Their entire corpus is thus an attempt (not always conscious) to save others from the pain of disappointed hope by teaching them not to hope; to spare others from putting themselves through suffering for some “cause” or “principle” by driving home how totally pointless all suffering is, how those causes and principles are more likely to be in truth some other group’s self-serving agenda, and how there is in fact no guarantee of achieving anything worthwhile through it; and to minimize the risk of being hurt by others by demonstrating how most others cannot be trusted, not if real sacrifice is on the line.

    Essentially, they are trying to keep themselves and others from being nauseated by milk gone sour (as it sometimes does) by developing a, as it were, pre-emptive taste for the sour; their tragedy is that they forget that this entails losing their ability to appreciate fresh milk.

    • Comment by John C Wright:

      Do not be offended if I offer a word of caution.

      As someone whose motives were guessed by readers and critics based on my writings, and who laughed with jovial laughter at the expense of the guessworkers, I urge you not to rely too heavily on guesswork — you do not actually know how much of the author is in the author’s work.

      He might have decided to write something cynical and nihilistic, not be cause he himself is one, but because he thought it served his Muse better, or his sale figures, or that was the way the logic of the story itself spun itself out, or on a wager with himself, or cynicism is his unaffected view of the world, and he thought he could shock and awe his readers while giving them good value in return for their hard-earned reading dollar.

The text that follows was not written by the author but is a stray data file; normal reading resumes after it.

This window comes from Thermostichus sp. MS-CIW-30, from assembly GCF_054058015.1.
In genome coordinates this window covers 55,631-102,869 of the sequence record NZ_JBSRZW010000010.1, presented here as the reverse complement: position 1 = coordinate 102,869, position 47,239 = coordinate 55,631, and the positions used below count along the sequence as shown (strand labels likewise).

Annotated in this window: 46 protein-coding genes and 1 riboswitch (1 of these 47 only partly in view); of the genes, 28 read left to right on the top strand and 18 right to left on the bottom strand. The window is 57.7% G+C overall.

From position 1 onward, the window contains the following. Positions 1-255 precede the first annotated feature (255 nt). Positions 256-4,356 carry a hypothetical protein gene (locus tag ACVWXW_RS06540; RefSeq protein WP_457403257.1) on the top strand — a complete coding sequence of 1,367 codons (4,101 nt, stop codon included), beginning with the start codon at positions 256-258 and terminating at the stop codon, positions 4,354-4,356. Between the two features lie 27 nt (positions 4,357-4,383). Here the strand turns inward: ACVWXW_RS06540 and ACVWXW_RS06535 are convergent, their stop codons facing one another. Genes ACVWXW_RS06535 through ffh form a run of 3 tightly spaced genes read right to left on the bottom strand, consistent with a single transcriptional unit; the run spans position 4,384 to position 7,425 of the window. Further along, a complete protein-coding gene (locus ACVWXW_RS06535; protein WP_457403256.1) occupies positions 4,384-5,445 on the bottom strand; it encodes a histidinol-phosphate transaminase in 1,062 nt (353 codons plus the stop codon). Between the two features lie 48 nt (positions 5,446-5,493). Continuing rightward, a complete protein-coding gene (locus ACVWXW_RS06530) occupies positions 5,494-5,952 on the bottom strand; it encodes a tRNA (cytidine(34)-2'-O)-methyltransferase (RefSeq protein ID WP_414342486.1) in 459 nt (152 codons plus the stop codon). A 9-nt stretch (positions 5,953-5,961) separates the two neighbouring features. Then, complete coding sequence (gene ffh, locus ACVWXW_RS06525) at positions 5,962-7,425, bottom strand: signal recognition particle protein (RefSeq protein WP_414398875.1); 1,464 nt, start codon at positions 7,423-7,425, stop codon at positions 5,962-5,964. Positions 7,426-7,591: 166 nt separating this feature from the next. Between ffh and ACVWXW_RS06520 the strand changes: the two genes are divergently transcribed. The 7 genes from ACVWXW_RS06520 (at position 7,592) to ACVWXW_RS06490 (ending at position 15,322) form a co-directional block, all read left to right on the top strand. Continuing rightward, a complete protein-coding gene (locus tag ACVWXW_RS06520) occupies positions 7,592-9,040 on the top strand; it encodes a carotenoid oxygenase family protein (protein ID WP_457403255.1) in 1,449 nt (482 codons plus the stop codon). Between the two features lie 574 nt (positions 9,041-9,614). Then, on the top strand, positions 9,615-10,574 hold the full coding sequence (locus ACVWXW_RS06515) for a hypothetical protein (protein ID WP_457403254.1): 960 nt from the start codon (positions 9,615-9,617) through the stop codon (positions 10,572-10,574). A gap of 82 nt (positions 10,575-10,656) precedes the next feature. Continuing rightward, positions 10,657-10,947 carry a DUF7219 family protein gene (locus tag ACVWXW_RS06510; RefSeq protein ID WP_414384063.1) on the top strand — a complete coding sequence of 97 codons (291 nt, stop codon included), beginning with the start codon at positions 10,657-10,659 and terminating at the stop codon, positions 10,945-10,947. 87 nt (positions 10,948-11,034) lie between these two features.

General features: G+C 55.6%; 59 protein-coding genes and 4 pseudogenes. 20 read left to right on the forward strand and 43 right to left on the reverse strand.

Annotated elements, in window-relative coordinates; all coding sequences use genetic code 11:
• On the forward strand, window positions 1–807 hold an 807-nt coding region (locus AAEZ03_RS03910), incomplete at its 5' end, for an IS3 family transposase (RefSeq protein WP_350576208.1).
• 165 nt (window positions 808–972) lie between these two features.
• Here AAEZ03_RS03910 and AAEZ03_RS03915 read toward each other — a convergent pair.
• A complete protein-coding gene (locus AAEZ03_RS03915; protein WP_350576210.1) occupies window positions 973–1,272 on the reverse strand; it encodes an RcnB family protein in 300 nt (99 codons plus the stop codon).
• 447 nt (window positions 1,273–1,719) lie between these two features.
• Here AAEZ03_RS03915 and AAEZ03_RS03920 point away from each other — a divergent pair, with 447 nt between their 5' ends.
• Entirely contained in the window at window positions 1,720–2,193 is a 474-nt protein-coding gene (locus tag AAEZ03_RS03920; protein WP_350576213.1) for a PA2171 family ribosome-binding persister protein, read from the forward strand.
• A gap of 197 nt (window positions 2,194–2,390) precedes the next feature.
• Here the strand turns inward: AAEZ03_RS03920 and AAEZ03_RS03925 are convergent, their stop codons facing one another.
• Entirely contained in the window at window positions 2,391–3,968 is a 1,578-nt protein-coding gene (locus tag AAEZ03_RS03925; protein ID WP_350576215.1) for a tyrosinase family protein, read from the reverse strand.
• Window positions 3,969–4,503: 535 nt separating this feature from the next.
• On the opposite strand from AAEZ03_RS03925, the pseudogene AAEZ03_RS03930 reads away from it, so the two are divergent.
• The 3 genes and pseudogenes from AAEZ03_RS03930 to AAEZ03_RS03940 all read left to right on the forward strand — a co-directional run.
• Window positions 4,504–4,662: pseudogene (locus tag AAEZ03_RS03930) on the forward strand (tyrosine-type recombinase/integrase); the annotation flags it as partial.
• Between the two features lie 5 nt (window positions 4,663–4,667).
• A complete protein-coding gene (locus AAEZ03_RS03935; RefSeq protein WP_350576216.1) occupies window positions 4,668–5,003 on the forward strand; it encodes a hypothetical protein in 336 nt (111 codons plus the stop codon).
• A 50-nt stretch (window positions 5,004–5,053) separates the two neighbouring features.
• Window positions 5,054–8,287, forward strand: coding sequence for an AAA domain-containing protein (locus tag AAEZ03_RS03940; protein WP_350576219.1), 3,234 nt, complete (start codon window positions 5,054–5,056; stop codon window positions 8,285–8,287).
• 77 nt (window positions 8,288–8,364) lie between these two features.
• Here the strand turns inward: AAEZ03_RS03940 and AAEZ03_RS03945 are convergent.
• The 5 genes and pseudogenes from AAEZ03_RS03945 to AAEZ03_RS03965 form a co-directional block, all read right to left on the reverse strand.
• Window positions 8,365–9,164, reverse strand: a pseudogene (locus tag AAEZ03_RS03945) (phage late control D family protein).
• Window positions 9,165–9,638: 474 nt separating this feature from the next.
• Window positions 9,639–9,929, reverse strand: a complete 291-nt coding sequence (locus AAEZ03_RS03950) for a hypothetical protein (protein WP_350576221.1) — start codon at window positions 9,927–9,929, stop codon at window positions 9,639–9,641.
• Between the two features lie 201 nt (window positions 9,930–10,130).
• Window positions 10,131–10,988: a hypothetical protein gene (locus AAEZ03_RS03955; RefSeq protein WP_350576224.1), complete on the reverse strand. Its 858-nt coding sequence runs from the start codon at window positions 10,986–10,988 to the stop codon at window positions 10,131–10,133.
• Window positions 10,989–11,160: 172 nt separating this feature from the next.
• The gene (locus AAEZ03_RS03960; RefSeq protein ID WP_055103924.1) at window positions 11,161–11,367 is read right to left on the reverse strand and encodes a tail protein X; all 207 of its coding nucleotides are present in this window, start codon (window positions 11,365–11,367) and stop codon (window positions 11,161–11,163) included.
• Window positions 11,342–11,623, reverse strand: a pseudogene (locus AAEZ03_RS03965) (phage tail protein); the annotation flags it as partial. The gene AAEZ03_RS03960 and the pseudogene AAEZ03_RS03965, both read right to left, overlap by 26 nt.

• Comment by Stephen J.:

        Caution noted, and acknowledged for validity; no offense taken.

        I nonetheless have to admit that I’m skeptical the reasons you propose, though all valid possibilities in themselves for any one given work, would be enough to drive (in Abercrombie’s case) a full trilogy and two additional stand-alone novels, all of which are thoroughly in the GrimDarkBloody / HumansAreBastards mode, if his personal perspectives and beliefs didn’t already incline him that way.

        One such story, or intermittent stories, I’d be willing to put down to experiment, or publisher directive, or craftsman’s fidelity to an emerging narrative. Three stories over five sizeable novels, all in a row? That’s a lot of time and effort, both mental and emotional, to invest in something that supposedly goes hard against one’s personal grain. When the song remains the same for that long, you have to start thinking the singer must really be into it.

        • Comment by John C Wright:

          Let me clarify a point: I think a reasonable reader can tell an author’s world view or his “take” on things after reading a few of his books. But I do not think anyone, not even Sigmund Freud, can detect the psychological of hidden causes behind why an author has that take or that world view.